Friday, September 15, 2006

I was out on a first date with a girl back in the spring. We stopped in at Soundscapes record shop on College St., and I was talking about all the music I liked. She wasn't familiar with many, which was fine, as her tastes tended more to the "adult contemporary" part of the radio dial. She or I, I can't recall, suggested putting together a CD of some of songs I recommended for her. I had walked right into promising someone a mixtape on a first date.

Now, I make mixtapes all the time. I use them to promote bands I like, to turn friends on to music they may not have heard but would like. Most of the bands don't get to much commercial airplay, but deserve to be heard by a larger audiene: I'm pretty sure every mix disc I ever made has at least one Spoon song on it. So to me, this was just another music sampler disc. It wasn't planned as a mixtape:

mixtape as defined by Urban Dictionary

A homemade music compilation (usually on cassette or CD-R) that contains all your favourite tracks. Often you give such a compilation to the guy or gal of your fancy in hopes that it will help you win their heart.

There's no way that girl can say no, I made her the greatest mixtape ever!

She called on her way down for the second date and said she was looking forward to listening to the CD I promised. The honest truth was I forgot until she mentioned it in the call. I picked the songs and burned it in the 30 minutes it took her to come down. I burned about 20 songs that I liked, some cool music that may have gone unnoticed on commercial radio: some Dandy Warhols, some Feist, the mandatory Spoon song.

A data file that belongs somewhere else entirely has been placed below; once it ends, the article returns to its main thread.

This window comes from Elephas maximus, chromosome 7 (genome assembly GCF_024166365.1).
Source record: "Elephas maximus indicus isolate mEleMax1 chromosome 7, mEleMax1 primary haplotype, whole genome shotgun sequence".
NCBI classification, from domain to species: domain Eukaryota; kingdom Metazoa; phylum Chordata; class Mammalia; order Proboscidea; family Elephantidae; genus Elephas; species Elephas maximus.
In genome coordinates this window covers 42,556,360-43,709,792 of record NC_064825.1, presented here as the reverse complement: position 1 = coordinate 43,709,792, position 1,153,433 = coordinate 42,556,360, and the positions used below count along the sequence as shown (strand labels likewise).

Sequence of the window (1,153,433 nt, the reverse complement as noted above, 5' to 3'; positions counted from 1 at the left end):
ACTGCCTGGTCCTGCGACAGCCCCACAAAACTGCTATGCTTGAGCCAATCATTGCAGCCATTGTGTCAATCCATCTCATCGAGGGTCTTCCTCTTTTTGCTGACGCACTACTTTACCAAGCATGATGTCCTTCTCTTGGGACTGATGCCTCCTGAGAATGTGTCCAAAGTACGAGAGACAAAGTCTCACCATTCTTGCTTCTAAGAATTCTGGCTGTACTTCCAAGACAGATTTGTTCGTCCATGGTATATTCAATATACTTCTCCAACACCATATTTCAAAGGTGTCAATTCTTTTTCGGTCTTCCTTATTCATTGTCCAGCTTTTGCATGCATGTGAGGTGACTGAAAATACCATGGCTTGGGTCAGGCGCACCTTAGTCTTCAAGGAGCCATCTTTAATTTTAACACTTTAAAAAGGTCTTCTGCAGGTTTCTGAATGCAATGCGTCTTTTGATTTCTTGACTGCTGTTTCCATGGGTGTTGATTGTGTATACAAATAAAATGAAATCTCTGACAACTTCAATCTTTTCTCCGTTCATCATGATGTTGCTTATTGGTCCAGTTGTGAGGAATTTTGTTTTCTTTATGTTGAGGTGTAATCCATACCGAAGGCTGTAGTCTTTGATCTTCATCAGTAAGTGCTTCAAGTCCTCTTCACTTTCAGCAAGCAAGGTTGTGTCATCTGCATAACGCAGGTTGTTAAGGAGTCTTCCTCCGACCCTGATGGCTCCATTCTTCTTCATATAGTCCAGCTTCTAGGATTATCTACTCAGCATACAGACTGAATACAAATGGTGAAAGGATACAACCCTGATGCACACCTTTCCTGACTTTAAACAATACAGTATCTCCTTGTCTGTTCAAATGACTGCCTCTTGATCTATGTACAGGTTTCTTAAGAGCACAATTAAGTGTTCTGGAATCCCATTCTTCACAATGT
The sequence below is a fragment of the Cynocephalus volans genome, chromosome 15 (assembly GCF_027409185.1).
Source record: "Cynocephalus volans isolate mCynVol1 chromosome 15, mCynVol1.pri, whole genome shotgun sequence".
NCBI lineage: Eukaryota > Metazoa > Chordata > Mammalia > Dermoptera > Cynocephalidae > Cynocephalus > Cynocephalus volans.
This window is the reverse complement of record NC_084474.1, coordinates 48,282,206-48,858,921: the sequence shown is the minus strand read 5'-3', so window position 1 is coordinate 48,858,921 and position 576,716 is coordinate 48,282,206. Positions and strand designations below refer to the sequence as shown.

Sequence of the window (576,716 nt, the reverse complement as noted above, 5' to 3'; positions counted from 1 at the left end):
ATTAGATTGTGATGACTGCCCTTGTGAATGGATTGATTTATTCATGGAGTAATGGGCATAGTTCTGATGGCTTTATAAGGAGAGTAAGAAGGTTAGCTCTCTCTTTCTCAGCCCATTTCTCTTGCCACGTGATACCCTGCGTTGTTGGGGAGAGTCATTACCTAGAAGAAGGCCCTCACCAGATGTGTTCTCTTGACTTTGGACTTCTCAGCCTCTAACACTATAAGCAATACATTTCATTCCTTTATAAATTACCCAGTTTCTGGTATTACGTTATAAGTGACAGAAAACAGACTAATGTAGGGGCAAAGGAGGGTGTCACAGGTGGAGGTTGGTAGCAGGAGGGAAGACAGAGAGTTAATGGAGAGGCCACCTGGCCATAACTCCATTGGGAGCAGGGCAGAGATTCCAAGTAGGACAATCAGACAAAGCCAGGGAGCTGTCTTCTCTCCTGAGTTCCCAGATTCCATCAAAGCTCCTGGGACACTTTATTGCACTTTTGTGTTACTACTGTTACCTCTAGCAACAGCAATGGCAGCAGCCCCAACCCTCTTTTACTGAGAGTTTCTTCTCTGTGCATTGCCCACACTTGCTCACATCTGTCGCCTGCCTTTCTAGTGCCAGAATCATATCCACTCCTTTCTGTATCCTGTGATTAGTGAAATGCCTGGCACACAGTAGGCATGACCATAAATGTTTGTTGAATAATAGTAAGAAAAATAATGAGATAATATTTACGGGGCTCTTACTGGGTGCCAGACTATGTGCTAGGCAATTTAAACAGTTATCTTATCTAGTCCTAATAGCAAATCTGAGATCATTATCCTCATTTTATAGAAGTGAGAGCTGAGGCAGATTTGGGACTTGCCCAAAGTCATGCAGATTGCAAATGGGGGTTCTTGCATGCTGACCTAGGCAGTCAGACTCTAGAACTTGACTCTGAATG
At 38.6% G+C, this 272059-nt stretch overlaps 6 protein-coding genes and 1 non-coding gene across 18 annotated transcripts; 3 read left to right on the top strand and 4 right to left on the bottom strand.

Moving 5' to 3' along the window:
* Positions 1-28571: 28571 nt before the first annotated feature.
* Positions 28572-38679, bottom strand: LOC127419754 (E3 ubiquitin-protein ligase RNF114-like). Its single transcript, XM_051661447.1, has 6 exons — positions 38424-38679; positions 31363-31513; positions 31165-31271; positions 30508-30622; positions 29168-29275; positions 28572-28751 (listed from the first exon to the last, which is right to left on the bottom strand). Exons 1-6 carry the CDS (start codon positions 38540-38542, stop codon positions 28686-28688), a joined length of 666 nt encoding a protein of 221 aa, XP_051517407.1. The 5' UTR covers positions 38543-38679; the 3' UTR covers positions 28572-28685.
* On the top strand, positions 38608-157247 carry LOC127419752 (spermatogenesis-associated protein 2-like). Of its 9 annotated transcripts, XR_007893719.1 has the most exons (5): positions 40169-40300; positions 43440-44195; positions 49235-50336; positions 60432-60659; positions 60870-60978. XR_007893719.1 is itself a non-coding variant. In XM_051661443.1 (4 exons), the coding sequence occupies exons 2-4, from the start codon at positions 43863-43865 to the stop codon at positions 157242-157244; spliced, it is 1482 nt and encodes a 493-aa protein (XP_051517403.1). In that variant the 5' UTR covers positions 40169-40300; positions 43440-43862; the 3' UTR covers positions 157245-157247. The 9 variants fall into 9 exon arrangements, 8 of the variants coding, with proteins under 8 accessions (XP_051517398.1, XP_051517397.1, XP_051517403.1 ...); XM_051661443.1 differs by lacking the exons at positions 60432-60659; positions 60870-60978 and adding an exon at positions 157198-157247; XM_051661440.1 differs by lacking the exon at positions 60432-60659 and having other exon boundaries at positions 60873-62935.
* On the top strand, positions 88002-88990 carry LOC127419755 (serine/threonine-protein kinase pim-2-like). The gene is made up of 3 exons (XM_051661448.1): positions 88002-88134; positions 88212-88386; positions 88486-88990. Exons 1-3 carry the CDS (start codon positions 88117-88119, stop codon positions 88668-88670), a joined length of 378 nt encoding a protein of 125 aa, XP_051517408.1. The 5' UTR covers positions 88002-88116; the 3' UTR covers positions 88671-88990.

The songs were sort of random, nothing particularly romantic, no songs with "Love" in the title or anything like that: just good music. I wasn't trying to seduce her with a mixtape, letting her know what a sensitive guy I was, like some cheese-eating emo boy. It was only a second date after all, we were still early into the "getting to know you" stage.

We were talking on MSN Messenger during the following week and she mentioned how she loved several of the songs, and how some of them spoke to her about us.

There was an "us"??? She was reading more into it than I had ever meant; if I had meant for a disc to be a "mixtape", she would have known it.

I wasn't trying to win her heart. All I had wanted was for her to stop listening to Nickleback.


Rebecca said...

Pretty please - can you post a playlist?